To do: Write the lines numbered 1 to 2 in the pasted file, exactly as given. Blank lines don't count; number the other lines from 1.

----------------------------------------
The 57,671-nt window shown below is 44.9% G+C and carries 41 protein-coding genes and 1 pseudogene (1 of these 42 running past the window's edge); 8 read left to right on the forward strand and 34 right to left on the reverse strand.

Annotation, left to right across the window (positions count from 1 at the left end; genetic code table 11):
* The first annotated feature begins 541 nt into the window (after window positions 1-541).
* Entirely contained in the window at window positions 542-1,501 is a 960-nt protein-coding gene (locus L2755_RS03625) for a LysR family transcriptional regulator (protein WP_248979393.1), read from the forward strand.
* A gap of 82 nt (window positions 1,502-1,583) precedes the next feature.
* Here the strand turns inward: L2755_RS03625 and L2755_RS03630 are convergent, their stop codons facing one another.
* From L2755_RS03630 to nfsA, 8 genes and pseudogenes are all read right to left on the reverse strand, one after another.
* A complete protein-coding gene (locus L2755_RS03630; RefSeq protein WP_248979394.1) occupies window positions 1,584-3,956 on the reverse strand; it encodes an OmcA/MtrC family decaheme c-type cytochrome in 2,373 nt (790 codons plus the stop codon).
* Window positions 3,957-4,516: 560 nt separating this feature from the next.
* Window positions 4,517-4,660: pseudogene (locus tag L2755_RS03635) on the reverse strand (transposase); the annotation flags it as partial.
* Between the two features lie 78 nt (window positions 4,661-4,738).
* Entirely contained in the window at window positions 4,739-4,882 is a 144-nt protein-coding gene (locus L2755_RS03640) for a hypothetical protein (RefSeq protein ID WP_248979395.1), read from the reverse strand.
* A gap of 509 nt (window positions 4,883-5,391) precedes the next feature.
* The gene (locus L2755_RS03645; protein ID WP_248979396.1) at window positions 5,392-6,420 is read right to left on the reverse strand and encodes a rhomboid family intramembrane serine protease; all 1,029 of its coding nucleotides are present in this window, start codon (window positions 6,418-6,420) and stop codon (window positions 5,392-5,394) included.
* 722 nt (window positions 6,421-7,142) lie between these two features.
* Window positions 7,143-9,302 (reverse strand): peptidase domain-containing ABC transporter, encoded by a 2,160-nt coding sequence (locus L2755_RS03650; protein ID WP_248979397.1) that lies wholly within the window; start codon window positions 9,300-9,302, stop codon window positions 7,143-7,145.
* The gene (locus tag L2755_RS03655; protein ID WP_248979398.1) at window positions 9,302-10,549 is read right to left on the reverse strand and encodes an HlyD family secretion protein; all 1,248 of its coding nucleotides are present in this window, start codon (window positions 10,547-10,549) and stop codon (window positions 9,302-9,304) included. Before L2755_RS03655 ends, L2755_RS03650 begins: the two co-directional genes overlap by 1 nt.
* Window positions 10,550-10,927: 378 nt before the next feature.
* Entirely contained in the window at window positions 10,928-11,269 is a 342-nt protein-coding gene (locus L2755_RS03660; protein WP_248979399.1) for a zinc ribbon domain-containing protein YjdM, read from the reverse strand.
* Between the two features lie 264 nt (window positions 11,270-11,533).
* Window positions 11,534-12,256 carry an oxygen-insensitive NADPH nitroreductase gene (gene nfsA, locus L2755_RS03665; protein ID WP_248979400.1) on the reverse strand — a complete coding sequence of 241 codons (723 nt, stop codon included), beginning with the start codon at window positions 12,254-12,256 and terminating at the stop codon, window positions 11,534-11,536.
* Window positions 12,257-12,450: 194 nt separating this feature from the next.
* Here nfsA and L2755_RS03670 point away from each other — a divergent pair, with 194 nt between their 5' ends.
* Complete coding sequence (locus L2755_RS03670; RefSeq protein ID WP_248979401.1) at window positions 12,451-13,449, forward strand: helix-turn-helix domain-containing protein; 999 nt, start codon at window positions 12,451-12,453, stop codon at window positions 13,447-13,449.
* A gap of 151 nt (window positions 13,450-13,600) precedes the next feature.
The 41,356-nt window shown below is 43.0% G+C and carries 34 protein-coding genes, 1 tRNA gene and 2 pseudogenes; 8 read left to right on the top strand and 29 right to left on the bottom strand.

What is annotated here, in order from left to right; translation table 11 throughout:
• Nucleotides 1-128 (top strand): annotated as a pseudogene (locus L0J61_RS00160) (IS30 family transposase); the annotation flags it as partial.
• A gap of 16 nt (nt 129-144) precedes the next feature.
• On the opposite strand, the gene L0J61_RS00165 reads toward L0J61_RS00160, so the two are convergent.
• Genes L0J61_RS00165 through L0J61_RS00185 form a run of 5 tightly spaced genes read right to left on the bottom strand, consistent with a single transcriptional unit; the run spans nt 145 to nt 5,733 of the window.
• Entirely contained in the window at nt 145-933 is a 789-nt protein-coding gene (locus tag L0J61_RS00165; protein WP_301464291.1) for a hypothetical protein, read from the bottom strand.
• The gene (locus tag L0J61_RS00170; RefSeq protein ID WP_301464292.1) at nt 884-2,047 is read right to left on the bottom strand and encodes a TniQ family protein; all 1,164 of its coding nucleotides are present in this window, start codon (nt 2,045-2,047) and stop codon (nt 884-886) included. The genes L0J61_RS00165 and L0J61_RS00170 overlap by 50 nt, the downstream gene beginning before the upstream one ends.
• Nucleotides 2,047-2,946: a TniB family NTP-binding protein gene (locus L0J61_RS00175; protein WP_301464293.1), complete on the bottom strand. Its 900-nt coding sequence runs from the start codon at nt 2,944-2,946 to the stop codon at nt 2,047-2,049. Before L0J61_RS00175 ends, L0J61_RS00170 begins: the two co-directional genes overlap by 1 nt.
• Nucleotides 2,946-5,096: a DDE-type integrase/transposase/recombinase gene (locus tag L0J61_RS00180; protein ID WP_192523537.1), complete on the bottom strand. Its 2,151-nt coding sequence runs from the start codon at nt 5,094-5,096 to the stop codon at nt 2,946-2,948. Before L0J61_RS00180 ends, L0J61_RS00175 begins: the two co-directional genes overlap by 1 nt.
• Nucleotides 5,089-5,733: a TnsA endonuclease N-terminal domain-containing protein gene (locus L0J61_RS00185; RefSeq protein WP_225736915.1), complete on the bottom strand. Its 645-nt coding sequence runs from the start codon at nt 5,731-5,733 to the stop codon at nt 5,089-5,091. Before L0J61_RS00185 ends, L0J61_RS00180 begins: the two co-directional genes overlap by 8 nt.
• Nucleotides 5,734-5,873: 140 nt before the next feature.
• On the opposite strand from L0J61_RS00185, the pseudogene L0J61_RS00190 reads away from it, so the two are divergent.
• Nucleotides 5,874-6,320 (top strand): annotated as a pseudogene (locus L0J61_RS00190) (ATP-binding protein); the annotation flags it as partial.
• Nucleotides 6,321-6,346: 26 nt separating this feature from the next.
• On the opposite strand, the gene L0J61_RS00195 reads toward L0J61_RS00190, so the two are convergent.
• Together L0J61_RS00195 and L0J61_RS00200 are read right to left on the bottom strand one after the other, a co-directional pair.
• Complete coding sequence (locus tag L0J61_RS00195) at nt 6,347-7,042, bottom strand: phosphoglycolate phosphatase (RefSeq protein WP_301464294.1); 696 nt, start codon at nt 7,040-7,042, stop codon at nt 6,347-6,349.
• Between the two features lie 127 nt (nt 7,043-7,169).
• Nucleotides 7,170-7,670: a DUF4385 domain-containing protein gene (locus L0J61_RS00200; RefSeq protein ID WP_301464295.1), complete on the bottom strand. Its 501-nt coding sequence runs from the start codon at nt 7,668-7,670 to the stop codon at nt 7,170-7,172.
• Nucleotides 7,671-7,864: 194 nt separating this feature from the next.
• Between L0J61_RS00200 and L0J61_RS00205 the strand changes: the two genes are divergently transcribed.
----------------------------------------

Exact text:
The 57,671-nt window shown below is 44.9% G+C and carries 41 protein-coding genes and 1 pseudogene (1 of these 42 running past the window's edge); 8 read left to right on the forward strand and 34 right to left on the reverse strand.

Annotation, left to right across the window (positions count from 1 at the left end; genetic code table 11):